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How will biometric technologies transform passenger experience at airports?

Air transport stakeholders face a key challenge: the industry forecasts a doubling of air passenger traffic over the next 20 years[1], which airport capacity will not be able to accommodate. At the same time, recent technological innovations have raised travelers’ expectations for a seamless, secure

Air transport stakeholders face a key challenge: the industry forecasts a doubling of air passenger traffic over the next 20 years[1], which airport capacity will not be able to accommodate. At the same time, recent technological innovations have raised travelers’ expectations for a seamless, secure, efficient and personalized journey. In that sense, procedures’ automation through self-service facilities come as a major need beyond the check in process. While at first sight this expectation seems simple to fulfil, the facilitation of domestic and cross border movement is a highly sensitive issue, at a time when security concerns are rising and require more stringent scrutiny of each traveler. Biometrics have been identified as a key enabler to securely and seamlessly facilitate the passenger processes at airports.

How will biometrics shape the future traveler experience and how advanced are airport biometric initiatives?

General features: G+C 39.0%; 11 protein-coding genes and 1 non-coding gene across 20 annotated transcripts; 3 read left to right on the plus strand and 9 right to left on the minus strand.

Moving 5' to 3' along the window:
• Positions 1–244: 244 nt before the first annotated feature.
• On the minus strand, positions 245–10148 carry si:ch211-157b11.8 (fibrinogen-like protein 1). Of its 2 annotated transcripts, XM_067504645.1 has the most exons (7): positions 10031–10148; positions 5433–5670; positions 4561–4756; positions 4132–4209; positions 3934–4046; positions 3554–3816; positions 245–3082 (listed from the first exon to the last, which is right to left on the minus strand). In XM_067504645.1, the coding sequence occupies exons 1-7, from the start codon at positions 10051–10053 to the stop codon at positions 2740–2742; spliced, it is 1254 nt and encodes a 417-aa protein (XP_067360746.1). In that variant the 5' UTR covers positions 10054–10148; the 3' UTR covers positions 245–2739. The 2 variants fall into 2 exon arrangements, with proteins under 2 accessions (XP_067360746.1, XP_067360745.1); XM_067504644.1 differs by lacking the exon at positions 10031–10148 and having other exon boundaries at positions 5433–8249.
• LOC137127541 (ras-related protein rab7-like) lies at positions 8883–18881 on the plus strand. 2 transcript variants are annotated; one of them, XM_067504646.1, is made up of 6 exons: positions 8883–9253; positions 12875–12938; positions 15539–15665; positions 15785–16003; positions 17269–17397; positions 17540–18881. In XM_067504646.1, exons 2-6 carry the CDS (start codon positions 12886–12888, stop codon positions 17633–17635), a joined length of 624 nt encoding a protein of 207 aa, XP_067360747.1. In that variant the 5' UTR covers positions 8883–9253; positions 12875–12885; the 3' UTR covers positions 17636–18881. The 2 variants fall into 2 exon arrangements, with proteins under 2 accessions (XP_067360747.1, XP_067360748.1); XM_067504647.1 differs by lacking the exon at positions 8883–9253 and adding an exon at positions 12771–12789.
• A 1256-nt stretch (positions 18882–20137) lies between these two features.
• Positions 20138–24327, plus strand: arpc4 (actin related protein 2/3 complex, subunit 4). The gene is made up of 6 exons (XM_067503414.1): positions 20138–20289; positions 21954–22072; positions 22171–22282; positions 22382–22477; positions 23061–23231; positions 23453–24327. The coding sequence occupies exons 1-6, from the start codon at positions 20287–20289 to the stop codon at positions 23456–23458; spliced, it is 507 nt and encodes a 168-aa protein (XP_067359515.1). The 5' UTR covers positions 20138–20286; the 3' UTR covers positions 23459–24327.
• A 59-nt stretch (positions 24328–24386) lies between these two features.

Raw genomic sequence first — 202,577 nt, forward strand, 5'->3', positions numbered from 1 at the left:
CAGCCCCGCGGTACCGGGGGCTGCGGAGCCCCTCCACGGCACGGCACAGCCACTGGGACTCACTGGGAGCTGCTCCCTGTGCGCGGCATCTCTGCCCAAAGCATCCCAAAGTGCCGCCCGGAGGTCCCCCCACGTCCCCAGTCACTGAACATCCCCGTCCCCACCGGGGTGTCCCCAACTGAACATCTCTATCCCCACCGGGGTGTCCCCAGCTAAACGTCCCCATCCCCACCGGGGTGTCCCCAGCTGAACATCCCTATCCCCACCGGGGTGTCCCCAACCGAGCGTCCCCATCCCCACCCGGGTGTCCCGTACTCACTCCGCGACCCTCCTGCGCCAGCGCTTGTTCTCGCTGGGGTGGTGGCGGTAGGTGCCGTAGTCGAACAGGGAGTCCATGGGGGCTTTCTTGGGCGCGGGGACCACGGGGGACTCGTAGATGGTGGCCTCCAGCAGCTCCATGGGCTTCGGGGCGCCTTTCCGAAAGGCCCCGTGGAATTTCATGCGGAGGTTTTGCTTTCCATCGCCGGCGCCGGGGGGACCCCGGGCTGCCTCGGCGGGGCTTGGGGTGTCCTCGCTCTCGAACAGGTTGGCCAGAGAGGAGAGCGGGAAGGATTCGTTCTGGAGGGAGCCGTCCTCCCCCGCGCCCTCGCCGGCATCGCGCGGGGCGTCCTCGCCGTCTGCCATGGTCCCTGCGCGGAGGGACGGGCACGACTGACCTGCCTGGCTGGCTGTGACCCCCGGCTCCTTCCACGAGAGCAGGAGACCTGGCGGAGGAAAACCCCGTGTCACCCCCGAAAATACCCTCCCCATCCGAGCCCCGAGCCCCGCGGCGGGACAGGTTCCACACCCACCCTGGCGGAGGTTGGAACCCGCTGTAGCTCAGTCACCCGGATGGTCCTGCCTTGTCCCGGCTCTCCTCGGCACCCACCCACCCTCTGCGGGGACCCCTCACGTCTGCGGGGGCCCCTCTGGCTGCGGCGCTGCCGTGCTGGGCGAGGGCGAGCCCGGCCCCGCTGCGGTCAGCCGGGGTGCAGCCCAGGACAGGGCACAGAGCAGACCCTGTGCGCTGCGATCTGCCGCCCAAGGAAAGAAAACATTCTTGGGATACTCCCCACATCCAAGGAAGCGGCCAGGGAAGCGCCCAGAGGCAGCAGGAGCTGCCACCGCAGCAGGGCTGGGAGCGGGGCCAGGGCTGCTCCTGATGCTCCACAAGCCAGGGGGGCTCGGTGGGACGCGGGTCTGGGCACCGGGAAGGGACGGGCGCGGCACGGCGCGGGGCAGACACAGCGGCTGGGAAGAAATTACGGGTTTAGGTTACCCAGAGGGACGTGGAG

[1] IATA report (2016)

A target vision: an end to end seamless, secure and efficient passenger journey enabled by biometrics

Explanation of the target: the biometric end to end enabled airport

The concept of an “all biometric airport “ambitions the use of passenger biometrics to replace all forms of travel documentations for self-identification and authentication at all stages of his journey throughout the airport. In other words, the passenger will be able to proceed from check-in to boarding a flight using biometric self-service facilities which will verify his identity at all touchpoints (check in, bag drop, border clearance, boarding) without the need to present any further document. The passenger biometric details (iris, face, or fingerprints) will be created at the first touchpoint (for example at check in) or even by taking a “selfie” on a dedicated mobile application. At this stage called the enrollment process, the traveler’s digital biometrics are captured, stored on a secure platform, and matched with the passenger’s travel documents to create a “single token” while background checks via government agencies’ databases are performed.